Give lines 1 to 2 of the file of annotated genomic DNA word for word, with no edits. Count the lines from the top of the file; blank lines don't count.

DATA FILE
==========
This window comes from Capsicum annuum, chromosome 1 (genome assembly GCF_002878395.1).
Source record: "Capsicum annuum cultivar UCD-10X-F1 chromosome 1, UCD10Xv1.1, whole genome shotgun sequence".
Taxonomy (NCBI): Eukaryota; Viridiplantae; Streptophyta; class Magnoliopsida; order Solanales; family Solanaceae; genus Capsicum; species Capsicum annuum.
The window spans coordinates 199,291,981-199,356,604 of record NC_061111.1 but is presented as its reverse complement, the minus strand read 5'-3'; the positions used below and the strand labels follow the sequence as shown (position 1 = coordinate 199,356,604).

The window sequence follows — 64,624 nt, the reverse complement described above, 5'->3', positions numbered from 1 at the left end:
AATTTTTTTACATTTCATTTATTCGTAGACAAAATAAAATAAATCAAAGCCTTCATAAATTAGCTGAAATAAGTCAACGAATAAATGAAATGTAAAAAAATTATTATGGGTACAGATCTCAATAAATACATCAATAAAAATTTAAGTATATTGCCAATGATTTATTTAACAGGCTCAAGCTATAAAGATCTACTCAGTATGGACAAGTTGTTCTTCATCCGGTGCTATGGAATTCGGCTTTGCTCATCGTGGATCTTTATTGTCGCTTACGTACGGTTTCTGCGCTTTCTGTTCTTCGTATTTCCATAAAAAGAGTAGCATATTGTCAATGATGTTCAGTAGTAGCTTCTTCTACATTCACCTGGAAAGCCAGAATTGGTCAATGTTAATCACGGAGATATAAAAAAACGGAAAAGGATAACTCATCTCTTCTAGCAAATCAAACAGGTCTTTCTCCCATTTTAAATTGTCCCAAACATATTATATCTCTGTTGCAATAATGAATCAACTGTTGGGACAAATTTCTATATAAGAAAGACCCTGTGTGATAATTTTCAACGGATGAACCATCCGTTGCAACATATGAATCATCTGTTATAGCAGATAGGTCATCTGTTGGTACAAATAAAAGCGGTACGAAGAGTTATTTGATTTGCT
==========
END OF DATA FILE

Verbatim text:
This window comes from Capsicum annuum, chromosome 1 (genome assembly GCF_002878395.1).
Source record: "Capsicum annuum cultivar UCD-10X-F1 chromosome 1, UCD10Xv1.1, whole genome shotgun sequence".